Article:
Home Birth

Some people feel that giving birth at home has many advantages over a hospital birth. These include:

  • being in a familiar place and feeling comfortable in your own surroundings
  • not having to interrupt your labour to go into hospital
  • not needing to leave your other children, if you have any
  • not having to be separated from your partner after the birth
  • being more likely to see the same person throughout your care
  • feeling relaxed in your own environment, which often leads to a quicker birth and less need for pain relief
  • a lower likelihood of having a delivery assisted by forceps or ventouse
  • being able to use your own toilet and bathroom facilities
  • being able to get into your own bed after the birth
Home Sweet Home Birth

What do I need to know about a home birth?

A midwife will be with you for your labour and a maternity support worker, or second midwife, will be there for the birth of your baby. The midwife will bring all that is needed for your home birth and will monitor your baby’s heartbeat throughout labour, just as they would in hospital. Midwives are skilled and experienced at supporting labour at home.

You may find you are much more relaxed and will not need pain relief. However, if you do need something, your options can include a bath or a birthing pool, which you would have to provide. You might consider breathing and relaxation techniques, massage or a TENs machine. Gas and air (Entonox) or an injection of pain relief are available, but check with your midwife in advance. Epidurals are not available at home.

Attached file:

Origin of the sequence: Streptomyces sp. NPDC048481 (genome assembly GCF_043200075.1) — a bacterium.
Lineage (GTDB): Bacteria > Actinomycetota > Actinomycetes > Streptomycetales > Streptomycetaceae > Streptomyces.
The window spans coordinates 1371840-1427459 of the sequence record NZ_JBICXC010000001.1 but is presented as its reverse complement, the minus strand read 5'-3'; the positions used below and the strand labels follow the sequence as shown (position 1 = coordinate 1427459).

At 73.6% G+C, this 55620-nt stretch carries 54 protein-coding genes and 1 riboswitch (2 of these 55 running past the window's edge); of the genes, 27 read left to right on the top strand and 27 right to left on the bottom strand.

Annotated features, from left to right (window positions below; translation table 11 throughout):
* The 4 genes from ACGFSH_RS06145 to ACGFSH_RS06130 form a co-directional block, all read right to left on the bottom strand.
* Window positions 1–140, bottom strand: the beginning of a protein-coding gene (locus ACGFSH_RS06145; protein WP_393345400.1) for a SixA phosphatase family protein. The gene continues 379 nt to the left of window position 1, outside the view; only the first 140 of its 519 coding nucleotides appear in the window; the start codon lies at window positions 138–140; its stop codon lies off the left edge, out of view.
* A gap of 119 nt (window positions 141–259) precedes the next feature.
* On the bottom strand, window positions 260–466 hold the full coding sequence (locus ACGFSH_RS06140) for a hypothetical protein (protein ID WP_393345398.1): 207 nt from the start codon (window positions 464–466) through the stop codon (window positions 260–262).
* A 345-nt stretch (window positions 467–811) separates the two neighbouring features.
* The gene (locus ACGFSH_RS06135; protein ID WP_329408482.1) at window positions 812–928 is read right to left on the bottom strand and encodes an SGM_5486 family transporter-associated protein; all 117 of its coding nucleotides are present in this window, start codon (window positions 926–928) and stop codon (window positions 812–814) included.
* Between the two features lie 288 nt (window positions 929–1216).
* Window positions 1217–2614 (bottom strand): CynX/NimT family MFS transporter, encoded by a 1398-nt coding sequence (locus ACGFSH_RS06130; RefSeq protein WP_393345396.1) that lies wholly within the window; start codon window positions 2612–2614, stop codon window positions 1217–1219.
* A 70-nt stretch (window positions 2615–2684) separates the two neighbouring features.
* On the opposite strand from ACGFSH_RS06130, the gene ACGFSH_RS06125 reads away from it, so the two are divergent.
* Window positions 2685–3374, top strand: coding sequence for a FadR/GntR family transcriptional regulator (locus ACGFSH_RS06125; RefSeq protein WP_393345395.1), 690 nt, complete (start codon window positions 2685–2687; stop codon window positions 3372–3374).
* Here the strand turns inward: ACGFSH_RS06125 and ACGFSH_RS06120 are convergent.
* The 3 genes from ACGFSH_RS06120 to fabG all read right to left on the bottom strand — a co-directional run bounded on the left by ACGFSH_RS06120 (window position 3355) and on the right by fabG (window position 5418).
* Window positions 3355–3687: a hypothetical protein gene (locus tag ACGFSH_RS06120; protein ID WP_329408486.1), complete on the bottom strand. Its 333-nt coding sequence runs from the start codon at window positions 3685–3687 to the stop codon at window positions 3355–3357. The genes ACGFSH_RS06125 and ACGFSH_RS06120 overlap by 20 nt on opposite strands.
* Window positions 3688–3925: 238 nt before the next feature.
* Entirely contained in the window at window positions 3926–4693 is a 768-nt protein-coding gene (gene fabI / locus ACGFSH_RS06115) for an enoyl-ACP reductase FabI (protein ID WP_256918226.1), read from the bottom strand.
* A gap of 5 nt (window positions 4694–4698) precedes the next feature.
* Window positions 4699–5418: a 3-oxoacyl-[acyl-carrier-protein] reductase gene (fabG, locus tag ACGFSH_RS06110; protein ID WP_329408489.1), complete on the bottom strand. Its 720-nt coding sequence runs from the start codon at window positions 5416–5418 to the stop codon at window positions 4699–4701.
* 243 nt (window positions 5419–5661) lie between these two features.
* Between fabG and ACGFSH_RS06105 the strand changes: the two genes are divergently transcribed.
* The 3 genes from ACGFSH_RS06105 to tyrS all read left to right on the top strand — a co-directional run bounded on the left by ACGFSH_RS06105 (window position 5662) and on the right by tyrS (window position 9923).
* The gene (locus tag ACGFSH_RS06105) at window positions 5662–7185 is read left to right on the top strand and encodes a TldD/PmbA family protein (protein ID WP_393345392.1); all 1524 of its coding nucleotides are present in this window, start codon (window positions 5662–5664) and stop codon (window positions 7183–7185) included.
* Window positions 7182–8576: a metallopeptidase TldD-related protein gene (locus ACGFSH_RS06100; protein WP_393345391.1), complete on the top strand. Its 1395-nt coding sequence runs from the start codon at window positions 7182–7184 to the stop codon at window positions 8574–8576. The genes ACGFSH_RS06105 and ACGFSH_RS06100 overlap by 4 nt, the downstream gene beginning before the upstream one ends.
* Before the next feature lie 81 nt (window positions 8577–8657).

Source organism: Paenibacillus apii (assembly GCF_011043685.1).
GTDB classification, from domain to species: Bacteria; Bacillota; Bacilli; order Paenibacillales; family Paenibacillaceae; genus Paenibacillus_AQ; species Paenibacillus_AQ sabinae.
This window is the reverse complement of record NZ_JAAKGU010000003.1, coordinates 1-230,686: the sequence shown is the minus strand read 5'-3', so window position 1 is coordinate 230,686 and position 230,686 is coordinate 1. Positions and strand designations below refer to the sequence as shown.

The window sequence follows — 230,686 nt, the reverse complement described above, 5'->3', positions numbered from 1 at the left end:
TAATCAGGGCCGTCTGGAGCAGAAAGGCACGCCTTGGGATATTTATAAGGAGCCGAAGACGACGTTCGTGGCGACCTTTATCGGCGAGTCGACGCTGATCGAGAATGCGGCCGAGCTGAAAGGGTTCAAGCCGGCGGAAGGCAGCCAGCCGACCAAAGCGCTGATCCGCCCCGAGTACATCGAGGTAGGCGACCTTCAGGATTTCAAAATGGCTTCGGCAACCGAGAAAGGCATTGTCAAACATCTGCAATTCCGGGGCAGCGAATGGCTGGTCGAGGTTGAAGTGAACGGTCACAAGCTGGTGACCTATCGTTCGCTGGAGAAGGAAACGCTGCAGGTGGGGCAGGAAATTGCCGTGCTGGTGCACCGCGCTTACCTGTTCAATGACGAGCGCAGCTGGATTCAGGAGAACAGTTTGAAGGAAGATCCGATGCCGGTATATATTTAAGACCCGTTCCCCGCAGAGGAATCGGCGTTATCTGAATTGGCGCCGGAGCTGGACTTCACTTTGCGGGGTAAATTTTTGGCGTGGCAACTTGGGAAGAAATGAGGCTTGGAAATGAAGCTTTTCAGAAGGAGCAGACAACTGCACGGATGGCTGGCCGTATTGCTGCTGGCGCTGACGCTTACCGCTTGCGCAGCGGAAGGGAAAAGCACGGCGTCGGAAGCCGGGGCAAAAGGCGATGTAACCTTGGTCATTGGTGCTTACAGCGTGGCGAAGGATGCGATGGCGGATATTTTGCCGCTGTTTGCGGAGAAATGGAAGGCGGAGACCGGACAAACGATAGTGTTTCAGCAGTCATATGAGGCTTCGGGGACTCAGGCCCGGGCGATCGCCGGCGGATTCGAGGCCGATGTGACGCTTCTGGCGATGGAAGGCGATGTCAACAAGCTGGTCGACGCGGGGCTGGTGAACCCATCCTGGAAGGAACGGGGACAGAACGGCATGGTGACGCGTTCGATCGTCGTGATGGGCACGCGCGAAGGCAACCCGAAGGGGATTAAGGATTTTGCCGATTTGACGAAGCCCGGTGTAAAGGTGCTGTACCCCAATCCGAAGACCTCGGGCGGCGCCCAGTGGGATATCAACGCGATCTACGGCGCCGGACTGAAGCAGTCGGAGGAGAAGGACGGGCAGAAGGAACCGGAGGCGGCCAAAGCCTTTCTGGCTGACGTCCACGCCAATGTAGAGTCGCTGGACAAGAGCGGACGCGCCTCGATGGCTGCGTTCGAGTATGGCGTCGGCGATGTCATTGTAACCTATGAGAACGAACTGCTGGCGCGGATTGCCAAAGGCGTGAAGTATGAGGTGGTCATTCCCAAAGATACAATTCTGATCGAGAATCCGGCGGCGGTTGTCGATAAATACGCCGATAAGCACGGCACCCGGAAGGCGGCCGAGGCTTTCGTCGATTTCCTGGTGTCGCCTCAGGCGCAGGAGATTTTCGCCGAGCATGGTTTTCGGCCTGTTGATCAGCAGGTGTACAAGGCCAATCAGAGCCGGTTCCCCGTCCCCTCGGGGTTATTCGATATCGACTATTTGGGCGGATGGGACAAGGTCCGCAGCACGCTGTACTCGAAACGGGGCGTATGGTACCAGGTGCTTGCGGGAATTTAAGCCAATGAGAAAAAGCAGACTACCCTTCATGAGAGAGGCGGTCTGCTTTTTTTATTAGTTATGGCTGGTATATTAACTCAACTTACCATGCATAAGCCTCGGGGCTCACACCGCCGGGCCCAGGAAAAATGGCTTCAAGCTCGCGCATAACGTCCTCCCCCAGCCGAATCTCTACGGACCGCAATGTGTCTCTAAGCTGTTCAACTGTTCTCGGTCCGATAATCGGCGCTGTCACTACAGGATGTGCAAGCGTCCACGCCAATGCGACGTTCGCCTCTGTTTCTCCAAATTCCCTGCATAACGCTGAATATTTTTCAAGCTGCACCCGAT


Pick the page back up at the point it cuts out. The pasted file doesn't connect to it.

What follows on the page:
During your labour your midwife will monitor both you and your baby closely. If your midwife has any concerns, or if you or your baby need to see a doctor, an ambulance would be called and you would be advised to transfer to a hospital’s obstetric unit.

Do I need extra equipment for a home birth?

Your midwife will bring everything needed for a safe birth. This includes equipment to monitor your blood pressure and pulse and equipment to monitor your baby’s heartbeat throughout labour. Resuscitation equipment is also standard equipment.

 You may want to consider where you will give birth, as often it is not in the bedroom. A cosy space can be created in any room, and you might want to think about some old towels for the floor, especially if you plan to use a birthing pool.


What does research say about a home birth?

Women planning a birth at home, in a stand-alone  midwifery unit or in a midwifery unit next  to an obstetric unit, are more likely to have a straightforward vaginal birth than women planning a birth in an obstetric unit.

The chances of a baby having serious medical problems are higher for women planning birth at home than in the other three places. If this is your first baby the risk of serious problems increases to 9 in 1,000 compared to 5 in 1,000 for a hospital birth.

If you are having your second baby – and there were no complications with your first birth – a planned home birth is as safe as having your baby in hospital or in a midwife-led unit.

When a home birth may not be safe

If you are considering a home birth, speak to your midwife. It may be that a hospital would be a better place for you to have your baby for a few reasons. This might be because you have pre-existing health conditions like those related to your heart, breathing, kidneys, or hormones.

Some pregnancy-related medical conditions might also mean a hospital would be better for you.  They include:

  • pre-eclampsia
  • pre-term labour in past pregnancies
  • induction of labour
  • placenta praevia (low lying placenta)
  • if you are expecting twins
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